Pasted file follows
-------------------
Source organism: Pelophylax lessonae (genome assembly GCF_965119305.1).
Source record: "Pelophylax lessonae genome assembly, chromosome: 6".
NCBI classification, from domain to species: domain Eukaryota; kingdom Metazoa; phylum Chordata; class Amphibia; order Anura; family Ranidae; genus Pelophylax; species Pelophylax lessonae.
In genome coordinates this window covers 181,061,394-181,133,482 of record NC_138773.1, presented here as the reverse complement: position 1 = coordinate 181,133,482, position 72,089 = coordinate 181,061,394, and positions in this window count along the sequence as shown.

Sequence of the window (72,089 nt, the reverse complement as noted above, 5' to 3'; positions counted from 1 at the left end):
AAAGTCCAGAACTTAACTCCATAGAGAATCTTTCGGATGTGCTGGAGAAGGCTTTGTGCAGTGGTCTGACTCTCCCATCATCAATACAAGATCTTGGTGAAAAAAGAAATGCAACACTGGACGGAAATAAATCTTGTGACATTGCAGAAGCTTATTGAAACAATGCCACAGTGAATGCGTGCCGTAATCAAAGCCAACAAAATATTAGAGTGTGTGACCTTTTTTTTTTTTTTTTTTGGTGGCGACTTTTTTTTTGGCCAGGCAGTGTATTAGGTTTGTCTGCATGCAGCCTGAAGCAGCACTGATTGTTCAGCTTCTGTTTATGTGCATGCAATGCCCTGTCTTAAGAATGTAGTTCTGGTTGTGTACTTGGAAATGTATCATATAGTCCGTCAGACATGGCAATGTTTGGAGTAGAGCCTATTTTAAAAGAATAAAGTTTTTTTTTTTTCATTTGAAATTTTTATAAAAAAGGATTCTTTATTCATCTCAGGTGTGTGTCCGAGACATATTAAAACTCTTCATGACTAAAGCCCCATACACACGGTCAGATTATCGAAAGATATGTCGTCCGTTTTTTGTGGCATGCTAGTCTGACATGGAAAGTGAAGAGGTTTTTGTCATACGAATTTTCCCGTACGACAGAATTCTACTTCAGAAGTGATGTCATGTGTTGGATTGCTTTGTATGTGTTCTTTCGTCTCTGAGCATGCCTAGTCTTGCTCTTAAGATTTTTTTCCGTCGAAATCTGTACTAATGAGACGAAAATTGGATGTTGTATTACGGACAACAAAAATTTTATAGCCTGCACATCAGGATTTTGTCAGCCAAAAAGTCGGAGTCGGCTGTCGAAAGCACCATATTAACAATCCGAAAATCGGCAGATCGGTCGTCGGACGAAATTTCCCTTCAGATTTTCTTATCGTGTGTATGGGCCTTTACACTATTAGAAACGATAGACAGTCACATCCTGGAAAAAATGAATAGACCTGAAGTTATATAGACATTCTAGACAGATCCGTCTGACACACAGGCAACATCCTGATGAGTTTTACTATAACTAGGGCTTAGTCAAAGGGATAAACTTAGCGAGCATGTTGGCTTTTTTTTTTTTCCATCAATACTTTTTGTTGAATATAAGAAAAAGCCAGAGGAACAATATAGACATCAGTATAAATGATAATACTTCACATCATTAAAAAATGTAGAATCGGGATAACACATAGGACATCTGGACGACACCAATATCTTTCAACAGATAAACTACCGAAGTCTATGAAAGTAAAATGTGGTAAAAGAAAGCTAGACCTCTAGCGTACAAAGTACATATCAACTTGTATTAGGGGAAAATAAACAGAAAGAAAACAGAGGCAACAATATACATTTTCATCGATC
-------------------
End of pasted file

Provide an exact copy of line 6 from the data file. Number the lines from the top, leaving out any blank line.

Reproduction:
AAAGTCCAGAACTTAACTCCATAGAGAATCTTTCGGATGTGCTGGAGAAGGCTTTGTGCAGTGGTCTGACTCTCCCATCATCAATACAAGATCTTGGTGAAAAAAGAAATGCAACACTGGACGGAAATAAATCTTGTGACATTGCAGAAGCTTATTGAAACAATGCCACAGTGAATGCGTGCCGTAATCAAAGCCAACAAAATATTAGAGTGTGTGACCTTTTTTTTTTTTTTTTTTGGTGGCGACTTTTTTTTTGGCCAGGCAGTGTATTAGGTTTGTCTGCATGCAGCCTGAAGCAGCACTGATTGTTCAGCTTCTGTTTATGTGCATGCAATGCCCTGTCTTAAGAATGTAGTTCTGGTTGTGTACTTGGAAATGTATCATATAGTCCGTCAGACATGGCAATGTTTGGAGTAGAGCCTATTTTAAAAGAATAAAGTTTTTTTTTTTTCATTTGAAATTTTTATAAAAAAGGATTCTTTATTCATCTCAGGTGTGTGTCCGAGACATATTAAAACTCTTCATGACTAAAGCCCCATACACACGGTCAGATTATCGAAAGATATGTCGTCCGTTTTTTGTGGCATGCTAGTCTGACATGGAAAGTGAAGAGGTTTTTGTCATACGAATTTTCCCGTACGACAGAATTCTACTTCAGAAGTGATGTCATGTGTTGGATTGCTTTGTATGTGTTCTTTCGTCTCTGAGCATGCCTAGTCTTGCTCTTAAGATTTTTTTCCGTCGAAATCTGTACTAATGAGACGAAAATTGGATGTTGTATTACGGACAACAAAAATTTTATAGCCTGCACATCAGGATTTTGTCAGCCAAAAAGTCGGAGTCGGCTGTCGAAAGCACCATATTAACAATCCGAAAATCGGCAGATCGGTCGTCGGACGAAATTTCCCTTCAGATTTTCTTATCGTGTGTATGGGCCTTTACACTATTAGAAACGATAGACAGTCACATCCTGGAAAAAATGAATAGACCTGAAGTTATATAGACATTCTAGACAGATCCGTCTGACACACAGGCAACATCCTGATGAGTTTTACTATAACTAGGGCTTAGTCAAAGGGATAAACTTAGCGAGCATGTTGGCTTTTTTTTTTTTCCATCAATACTTTTTGTTGAATATAAGAAAAAGCCAGAGGAACAATATAGACATCAGTATAAATGATAATACTTCACATCATTAAAAAATGTAGAATCGGGATAACACATAGGACATCTGGACGACACCAATATCTTTCAACAGATAAACTACCGAAGTCTATGAAAGTAAAATGTGGTAAAAGAAAGCTAGACCTCTAGCGTACAAAGTACATATCAACTTGTATTAGGGGAAAATAAACAGAAAGAAAACAGAGGCAACAATATACATTTTCATCGATC